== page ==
Overall, EPA is aware that many farmers and ag stakeholders feel that county-level prohibitions are too broad for endangered species protection, and the agency is on the hunt for better pesticide use data and species' habitat data, Snyder said. "I think, over time, we might be more refined in the way we assess that," he said.
In the meantime, EPA is having quarterly discussions with agricultural trade organizations on endangered species mitigation efforts, and growers should consider those groups their representatives at the table, Snyder told DTN. He asked farmers to keep in mind that the process of EPA ironing out new pesticide labels that are fully compliant with the ESA and workable for farmers will not be a quick one.
"It's taken decades to get to this point, and it's going to take at least years to reach a full resolution," he warned.
DICAMBA'S MURKY FUTURE
After the EPA's Office of the Inspector General delivered a blistering report on improper procedures and political interference in the 2018 dicamba registration, which was ultimately thrown out by a federal judge in June 2020, the agency is trying to clean up its act, Snyder told DTN.
One chief complaint of the courts and OIG was that the agency didn't fully consider all available data on off-target movement when it registered dicamba for use in dicamba-tolerant crops in 2018, he explained. "Our team felt that we needed to be fully transparent with what we were learning and seeing for the 2021 season," he said.
That's why EPA dropped its startling report in December 2021, acknowledging widespread allegations of off-target dicamba movement in 2021 and the failure of the new 2020 labels to decrease this problem in certain states, he said. The document is already being used in a federal lawsuit against EPA seeking the dismissal of the 2020 registrations of XtendiMax, Engenia and Tavium. See more here: https://www.dtnpf.com/… and here: https://www.dtnpf.com/….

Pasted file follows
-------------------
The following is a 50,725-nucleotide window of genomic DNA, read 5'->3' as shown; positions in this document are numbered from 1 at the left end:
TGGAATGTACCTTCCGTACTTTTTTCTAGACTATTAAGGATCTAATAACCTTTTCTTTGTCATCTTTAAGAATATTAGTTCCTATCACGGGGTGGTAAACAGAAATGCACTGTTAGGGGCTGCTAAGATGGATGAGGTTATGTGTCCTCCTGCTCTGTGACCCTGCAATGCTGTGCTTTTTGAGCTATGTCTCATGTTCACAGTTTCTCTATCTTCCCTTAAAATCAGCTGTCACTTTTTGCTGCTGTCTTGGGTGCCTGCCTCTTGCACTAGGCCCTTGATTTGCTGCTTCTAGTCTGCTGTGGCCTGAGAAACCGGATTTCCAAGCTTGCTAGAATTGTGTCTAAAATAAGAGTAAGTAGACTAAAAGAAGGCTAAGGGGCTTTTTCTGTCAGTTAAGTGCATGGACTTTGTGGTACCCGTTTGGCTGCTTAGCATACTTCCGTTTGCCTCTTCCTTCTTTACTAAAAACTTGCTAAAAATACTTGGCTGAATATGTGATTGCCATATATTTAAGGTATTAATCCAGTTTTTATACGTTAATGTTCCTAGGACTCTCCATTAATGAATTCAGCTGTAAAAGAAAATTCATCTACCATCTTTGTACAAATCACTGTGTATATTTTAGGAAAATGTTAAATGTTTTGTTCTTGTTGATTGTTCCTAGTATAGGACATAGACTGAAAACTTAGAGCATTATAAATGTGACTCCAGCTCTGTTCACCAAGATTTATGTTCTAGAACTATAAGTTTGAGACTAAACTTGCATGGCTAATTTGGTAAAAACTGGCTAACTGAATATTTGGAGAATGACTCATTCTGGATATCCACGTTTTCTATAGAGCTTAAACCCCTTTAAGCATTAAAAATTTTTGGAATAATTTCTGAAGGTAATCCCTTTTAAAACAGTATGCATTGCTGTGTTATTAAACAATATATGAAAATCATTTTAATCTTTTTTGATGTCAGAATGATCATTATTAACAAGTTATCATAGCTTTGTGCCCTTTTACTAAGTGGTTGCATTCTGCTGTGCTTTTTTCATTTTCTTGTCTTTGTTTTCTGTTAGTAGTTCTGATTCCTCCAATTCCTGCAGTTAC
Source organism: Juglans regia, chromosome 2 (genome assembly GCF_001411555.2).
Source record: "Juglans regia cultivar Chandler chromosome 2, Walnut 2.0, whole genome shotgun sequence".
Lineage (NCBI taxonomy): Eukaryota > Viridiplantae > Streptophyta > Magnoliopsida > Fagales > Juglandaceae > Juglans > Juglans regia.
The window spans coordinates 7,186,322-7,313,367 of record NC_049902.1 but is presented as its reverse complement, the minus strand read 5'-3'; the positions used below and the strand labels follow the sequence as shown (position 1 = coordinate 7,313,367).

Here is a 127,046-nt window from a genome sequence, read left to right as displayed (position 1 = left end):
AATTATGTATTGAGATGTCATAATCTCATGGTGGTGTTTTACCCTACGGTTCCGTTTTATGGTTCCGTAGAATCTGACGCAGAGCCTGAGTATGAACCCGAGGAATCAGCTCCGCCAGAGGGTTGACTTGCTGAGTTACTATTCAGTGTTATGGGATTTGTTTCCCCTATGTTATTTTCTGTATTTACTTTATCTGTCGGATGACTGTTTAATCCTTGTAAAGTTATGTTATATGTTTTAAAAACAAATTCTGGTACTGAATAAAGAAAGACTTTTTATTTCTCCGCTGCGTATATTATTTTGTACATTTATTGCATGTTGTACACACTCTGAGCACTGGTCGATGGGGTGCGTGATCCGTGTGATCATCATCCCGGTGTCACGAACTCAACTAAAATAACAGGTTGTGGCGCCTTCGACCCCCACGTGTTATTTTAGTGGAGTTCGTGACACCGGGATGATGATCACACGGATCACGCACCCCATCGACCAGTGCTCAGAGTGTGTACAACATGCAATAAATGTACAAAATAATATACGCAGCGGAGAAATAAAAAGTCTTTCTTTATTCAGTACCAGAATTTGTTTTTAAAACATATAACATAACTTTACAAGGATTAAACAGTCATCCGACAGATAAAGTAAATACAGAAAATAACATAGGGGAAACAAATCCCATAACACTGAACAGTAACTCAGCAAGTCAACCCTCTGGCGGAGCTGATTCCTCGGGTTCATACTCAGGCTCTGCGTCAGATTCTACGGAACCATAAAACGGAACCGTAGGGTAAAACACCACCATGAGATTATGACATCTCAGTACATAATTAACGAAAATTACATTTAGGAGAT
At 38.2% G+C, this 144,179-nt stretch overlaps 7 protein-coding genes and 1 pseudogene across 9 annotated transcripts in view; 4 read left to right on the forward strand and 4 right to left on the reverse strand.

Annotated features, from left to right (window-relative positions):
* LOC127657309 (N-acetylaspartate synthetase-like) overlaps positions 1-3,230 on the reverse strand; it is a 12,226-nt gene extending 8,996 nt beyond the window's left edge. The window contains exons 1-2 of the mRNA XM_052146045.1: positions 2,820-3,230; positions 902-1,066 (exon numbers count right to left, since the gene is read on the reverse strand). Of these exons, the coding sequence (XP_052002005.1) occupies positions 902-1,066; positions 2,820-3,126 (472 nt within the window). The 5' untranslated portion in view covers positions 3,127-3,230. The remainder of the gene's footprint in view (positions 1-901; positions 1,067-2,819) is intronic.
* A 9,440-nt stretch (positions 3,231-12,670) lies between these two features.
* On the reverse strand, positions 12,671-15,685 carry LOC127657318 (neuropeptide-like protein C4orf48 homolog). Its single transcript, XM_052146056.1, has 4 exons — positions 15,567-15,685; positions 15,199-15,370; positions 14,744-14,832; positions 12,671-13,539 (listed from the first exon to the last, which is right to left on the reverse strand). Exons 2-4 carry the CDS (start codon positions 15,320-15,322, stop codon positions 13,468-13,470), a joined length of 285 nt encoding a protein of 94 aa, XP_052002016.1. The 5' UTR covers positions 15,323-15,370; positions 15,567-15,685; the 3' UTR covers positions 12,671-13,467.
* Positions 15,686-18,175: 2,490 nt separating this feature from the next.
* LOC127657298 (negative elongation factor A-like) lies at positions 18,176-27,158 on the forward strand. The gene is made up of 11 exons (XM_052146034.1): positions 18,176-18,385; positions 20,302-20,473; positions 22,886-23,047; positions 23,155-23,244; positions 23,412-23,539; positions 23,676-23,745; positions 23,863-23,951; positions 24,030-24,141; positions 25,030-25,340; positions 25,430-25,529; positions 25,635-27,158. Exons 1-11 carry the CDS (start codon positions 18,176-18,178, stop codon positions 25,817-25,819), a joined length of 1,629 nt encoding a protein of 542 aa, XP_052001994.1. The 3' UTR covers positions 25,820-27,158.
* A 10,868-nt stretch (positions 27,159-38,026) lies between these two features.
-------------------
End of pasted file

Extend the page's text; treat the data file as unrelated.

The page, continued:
Snyder said EPA is "eager to work with" states that want to create additional dicamba use restrictions to prevent similar dicamba injury caseloads in 2022. One such state, Minnesota, is actively trying to amend the federal label to do just that. See more here: https://www.dtnpf.com/….
"A couple of state ag commissioners or pesticide regulatory officials have reached out, talking about perhaps different cutoff dates for applications, and we're happy to have these conversations in conjunction with the registrants," Snyder said. "Those are taking place right now, realizing the timing is tricky, with the planting season coming up." Some dicamba registrants, which could include Bayer, BASF and Syngenta, are also talking about "broader amendments on the federal level," but those are "less immediate," Snyder said.
And behind it all? Two federal dicamba lawsuits are looming, one in the DC Circuit Court of Appeals and one in the U.S. District Court of Arizona. "That remains a bit of a risk," Snyder admitted.
See a DTN video interview with Rod Snyder here: https://www.dtnpf.com/….
Emily Unglesbee can be reached at Emily.email@example.com